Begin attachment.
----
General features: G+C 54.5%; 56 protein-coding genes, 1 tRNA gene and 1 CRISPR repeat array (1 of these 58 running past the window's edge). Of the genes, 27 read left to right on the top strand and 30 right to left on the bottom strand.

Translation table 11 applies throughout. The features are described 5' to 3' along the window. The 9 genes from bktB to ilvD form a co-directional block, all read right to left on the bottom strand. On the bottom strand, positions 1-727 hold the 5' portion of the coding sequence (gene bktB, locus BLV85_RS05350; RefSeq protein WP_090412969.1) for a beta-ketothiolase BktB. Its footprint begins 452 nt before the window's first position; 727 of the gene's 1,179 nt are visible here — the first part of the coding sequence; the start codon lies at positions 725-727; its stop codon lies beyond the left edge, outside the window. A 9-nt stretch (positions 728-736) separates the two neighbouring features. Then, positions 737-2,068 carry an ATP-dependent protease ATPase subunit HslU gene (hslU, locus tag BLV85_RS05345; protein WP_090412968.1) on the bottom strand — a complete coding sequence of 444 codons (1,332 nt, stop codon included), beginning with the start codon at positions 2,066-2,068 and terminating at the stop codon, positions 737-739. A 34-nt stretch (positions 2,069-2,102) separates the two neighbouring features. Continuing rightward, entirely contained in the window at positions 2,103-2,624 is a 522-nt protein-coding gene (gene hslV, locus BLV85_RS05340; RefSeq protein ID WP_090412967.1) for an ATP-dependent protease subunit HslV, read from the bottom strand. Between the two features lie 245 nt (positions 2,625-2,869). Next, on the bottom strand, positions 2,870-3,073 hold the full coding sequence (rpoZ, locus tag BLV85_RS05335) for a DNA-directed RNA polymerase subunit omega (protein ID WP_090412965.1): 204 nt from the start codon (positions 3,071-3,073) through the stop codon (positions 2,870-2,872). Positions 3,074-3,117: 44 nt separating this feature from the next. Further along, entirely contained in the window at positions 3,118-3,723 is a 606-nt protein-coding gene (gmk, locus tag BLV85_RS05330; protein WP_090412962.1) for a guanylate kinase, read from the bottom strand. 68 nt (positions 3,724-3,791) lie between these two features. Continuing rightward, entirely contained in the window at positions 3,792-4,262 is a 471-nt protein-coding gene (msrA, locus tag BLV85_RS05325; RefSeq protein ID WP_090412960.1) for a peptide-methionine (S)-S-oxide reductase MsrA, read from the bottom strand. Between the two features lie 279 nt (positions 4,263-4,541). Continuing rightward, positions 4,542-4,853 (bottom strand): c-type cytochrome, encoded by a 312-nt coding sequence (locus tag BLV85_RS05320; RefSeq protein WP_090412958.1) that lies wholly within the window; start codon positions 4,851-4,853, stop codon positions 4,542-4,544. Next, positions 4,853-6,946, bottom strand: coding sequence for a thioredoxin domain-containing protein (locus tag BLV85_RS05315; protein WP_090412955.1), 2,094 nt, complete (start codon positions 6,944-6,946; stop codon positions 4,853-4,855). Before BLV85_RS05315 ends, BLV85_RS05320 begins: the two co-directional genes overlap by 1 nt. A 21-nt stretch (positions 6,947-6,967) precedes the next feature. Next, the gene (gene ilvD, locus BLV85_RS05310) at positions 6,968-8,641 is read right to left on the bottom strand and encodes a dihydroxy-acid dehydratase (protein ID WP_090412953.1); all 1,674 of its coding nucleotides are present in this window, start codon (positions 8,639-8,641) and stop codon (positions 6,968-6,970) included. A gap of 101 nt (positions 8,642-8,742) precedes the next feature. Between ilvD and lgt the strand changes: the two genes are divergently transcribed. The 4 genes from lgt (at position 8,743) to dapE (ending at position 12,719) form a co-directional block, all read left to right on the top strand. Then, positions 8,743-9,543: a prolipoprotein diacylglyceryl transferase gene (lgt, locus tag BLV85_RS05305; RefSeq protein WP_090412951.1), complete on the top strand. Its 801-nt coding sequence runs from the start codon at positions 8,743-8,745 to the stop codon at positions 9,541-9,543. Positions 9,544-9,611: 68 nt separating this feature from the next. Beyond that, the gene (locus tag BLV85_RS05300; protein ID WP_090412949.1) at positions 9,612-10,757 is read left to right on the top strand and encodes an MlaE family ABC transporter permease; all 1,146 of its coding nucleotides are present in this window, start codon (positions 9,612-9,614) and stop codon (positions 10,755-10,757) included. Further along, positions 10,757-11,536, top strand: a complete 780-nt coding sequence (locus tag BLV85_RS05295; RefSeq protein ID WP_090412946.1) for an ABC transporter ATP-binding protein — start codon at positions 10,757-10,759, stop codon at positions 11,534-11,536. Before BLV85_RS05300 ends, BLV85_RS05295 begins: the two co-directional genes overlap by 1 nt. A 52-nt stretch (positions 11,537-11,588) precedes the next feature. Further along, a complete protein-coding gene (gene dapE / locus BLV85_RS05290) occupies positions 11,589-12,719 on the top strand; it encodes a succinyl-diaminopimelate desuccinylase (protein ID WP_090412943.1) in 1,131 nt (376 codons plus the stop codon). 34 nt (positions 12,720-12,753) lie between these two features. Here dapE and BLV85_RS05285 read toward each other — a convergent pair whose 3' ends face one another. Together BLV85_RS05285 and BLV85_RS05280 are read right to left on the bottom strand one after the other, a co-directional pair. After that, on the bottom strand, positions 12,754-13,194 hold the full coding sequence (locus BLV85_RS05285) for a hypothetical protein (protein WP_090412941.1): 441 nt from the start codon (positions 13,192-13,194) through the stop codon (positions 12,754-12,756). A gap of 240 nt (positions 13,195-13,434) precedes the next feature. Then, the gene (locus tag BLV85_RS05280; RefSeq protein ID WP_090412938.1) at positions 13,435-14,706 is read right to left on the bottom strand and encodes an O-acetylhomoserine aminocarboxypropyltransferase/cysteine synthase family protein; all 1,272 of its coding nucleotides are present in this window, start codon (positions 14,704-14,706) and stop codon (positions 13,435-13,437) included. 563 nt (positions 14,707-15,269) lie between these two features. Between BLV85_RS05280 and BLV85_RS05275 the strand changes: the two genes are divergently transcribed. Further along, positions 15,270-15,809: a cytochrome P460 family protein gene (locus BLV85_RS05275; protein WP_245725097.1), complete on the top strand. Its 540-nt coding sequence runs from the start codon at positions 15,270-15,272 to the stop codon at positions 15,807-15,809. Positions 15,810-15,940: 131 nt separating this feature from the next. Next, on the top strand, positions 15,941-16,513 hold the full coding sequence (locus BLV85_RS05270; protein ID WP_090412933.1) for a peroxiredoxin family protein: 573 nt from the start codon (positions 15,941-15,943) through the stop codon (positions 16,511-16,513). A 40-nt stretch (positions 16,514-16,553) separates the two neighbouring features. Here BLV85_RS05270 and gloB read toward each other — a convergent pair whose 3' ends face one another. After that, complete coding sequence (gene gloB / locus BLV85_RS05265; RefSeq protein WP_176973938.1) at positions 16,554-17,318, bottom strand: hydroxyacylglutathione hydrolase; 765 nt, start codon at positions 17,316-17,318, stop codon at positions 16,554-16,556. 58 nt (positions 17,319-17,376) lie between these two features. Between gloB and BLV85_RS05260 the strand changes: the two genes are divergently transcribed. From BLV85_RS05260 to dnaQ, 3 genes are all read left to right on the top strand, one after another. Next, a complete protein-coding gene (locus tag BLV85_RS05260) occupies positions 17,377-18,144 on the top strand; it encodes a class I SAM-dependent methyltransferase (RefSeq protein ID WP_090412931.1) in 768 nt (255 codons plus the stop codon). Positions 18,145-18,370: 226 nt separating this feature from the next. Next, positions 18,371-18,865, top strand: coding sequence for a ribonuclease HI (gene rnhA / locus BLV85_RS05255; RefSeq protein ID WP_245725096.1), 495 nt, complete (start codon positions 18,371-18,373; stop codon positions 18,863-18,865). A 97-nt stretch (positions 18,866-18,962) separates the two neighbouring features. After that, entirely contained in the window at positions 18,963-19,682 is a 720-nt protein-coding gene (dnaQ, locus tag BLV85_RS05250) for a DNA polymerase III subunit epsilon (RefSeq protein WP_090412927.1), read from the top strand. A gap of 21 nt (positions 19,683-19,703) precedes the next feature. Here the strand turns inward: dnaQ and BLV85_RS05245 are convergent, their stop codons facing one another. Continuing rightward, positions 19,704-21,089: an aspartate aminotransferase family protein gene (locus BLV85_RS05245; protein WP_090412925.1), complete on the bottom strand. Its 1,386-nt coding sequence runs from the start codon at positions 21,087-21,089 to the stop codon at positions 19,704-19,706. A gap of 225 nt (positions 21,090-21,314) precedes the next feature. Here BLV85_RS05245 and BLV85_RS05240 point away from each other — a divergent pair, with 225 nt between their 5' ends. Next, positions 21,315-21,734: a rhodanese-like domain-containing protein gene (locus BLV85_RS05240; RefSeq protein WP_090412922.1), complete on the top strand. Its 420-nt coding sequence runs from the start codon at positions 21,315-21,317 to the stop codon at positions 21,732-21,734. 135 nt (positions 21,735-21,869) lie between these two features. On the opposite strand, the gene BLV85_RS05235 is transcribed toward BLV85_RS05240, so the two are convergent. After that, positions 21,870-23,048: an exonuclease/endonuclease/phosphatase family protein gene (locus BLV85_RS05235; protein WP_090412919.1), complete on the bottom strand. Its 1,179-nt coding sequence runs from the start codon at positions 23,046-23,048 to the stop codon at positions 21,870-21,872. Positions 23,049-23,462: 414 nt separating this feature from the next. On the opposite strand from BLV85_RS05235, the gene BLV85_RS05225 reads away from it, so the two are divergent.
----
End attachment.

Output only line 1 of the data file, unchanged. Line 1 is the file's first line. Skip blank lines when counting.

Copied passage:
General features: G+C 54.5%; 56 protein-coding genes, 1 tRNA gene and 1 CRISPR repeat array (1 of these 58 running past the window's edge). Of the genes, 27 read left to right on the top strand and 30 right to left on the bottom strand.